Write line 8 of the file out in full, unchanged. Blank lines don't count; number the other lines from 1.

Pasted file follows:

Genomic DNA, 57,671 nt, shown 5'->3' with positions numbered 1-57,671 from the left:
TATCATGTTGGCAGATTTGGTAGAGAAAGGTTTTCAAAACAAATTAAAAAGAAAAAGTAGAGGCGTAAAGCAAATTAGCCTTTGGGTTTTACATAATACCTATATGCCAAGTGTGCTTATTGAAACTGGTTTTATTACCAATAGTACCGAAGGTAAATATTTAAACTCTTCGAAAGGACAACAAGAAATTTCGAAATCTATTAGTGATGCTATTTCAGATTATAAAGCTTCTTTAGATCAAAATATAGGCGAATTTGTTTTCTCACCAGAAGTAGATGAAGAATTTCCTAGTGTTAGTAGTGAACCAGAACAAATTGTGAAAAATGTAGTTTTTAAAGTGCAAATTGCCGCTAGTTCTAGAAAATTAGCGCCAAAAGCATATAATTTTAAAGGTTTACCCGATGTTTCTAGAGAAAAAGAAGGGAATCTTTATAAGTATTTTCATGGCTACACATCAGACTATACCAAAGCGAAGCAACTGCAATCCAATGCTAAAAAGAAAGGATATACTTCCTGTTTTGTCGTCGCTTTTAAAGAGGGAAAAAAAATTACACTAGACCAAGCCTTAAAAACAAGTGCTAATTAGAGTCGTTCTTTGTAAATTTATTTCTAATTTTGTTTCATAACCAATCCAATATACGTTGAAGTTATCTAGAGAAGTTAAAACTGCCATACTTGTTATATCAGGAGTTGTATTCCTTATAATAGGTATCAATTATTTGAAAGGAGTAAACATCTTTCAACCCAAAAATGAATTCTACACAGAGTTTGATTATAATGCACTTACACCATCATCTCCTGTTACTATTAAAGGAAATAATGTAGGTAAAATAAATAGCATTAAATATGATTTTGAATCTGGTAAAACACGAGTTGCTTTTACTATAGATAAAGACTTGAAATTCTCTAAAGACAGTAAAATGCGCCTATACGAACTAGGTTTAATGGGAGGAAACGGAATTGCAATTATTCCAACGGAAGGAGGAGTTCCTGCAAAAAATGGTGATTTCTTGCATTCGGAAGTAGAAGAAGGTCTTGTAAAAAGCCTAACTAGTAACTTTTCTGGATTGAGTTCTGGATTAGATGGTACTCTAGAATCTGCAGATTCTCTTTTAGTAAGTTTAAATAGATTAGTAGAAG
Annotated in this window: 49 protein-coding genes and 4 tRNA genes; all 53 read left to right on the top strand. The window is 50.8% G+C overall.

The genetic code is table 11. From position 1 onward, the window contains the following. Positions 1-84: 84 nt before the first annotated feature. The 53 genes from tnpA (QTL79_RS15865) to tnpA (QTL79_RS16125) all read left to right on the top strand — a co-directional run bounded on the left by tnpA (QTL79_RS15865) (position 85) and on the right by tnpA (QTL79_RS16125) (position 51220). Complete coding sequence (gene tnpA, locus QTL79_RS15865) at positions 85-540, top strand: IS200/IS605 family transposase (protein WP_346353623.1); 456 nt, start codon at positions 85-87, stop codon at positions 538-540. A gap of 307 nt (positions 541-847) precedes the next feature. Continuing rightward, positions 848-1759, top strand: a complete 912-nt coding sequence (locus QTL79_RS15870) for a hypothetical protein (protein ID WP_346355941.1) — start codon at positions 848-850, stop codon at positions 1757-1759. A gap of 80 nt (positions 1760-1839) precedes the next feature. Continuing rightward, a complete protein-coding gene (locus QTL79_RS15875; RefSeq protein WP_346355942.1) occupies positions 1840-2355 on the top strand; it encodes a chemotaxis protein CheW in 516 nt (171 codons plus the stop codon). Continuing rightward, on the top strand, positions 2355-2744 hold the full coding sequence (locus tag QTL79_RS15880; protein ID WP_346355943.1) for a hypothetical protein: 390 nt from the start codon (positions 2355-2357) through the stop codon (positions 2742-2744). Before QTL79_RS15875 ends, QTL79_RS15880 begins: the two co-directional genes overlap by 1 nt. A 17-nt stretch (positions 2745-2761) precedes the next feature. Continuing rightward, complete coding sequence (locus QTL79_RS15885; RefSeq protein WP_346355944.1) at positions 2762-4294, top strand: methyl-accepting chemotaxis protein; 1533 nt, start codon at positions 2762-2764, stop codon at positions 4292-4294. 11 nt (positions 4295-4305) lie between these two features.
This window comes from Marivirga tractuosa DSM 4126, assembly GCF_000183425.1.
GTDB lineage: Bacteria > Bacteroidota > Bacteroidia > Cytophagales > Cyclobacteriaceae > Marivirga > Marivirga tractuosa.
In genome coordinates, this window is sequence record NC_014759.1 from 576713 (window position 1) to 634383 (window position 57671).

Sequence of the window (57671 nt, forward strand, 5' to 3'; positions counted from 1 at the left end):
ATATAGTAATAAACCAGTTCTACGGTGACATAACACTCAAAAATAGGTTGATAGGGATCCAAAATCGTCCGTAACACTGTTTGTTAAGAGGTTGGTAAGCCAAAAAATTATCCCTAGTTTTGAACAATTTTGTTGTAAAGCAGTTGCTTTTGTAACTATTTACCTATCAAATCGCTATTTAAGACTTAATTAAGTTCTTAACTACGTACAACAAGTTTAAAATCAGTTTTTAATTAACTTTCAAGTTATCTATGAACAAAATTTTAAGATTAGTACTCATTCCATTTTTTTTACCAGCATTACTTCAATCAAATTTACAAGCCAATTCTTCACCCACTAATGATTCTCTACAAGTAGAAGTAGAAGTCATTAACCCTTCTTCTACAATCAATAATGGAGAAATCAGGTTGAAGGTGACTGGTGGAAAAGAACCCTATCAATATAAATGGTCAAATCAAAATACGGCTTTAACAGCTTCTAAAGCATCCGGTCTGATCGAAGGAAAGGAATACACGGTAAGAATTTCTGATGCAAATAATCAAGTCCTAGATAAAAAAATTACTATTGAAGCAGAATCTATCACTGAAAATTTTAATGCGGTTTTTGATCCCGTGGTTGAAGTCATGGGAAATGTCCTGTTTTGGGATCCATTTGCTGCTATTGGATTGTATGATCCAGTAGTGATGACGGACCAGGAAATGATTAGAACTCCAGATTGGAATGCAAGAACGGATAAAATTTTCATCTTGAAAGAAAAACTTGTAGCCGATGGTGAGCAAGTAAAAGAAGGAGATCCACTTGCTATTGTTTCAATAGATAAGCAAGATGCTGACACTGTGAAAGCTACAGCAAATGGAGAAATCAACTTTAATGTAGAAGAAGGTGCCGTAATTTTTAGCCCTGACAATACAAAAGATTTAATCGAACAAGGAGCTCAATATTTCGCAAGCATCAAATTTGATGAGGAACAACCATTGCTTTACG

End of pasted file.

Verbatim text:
Sequence of the window (57671 nt, forward strand, 5' to 3'; positions counted from 1 at the left end):